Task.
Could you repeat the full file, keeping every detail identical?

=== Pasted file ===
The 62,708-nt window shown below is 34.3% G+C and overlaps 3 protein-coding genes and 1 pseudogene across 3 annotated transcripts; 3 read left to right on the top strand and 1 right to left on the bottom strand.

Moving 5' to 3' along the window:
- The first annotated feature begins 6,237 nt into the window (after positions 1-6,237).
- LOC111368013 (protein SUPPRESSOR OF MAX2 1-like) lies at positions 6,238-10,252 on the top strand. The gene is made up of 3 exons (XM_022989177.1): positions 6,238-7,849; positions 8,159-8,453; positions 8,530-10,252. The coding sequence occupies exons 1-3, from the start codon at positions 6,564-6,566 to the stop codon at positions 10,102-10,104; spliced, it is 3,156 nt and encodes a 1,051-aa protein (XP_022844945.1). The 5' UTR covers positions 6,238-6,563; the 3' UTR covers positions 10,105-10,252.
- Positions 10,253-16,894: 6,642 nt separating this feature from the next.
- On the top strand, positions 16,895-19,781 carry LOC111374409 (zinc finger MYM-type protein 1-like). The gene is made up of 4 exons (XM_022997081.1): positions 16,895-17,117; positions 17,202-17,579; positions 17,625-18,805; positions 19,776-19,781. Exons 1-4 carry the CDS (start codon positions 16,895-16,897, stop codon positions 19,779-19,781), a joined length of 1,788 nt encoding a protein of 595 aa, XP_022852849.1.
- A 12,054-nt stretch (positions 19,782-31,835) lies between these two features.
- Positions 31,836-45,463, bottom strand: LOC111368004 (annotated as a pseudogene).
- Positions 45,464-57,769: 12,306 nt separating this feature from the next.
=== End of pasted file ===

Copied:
The 62,708-nt window shown below is 34.3% G+C and overlaps 3 protein-coding genes and 1 pseudogene across 3 annotated transcripts; 3 read left to right on the top strand and 1 right to left on the bottom strand.

Moving 5' to 3' along the window:
- The first annotated feature begins 6,237 nt into the window (after positions 1-6,237).
- LOC111368013 (protein SUPPRESSOR OF MAX2 1-like) lies at positions 6,238-10,252 on the top strand. The gene is made up of 3 exons (XM_022989177.1): positions 6,238-7,849; positions 8,159-8,453; positions 8,530-10,252. The coding sequence occupies exons 1-3, from the start codon at positions 6,564-6,566 to the stop codon at positions 10,102-10,104; spliced, it is 3,156 nt and encodes a 1,051-aa protein (XP_022844945.1). The 5' UTR covers positions 6,238-6,563; the 3' UTR covers positions 10,105-10,252.
- Positions 10,253-16,894: 6,642 nt separating this feature from the next.
- On the top strand, positions 16,895-19,781 carry LOC111374409 (zinc finger MYM-type protein 1-like). The gene is made up of 4 exons (XM_022997081.1): positions 16,895-17,117; positions 17,202-17,579; positions 17,625-18,805; positions 19,776-19,781. Exons 1-4 carry the CDS (start codon positions 16,895-16,897, stop codon positions 19,779-19,781), a joined length of 1,788 nt encoding a protein of 595 aa, XP_022852849.1.
- A 12,054-nt stretch (positions 19,782-31,835) lies between these two features.
- Positions 31,836-45,463, bottom strand: LOC111368004 (annotated as a pseudogene).
- Positions 45,464-57,769: 12,306 nt separating this feature from the next.